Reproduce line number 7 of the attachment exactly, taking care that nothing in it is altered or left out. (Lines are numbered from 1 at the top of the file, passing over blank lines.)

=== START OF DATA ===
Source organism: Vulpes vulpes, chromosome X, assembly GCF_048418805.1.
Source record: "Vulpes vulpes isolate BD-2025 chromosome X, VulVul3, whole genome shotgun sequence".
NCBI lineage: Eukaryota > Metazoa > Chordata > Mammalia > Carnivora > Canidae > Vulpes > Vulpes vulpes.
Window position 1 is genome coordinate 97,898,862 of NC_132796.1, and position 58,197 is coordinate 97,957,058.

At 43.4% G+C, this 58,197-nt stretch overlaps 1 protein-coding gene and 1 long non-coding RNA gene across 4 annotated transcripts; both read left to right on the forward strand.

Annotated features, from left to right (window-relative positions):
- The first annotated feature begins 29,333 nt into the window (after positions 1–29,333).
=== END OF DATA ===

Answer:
- The first annotated feature begins 29,333 nt into the window (after positions 1–29,333).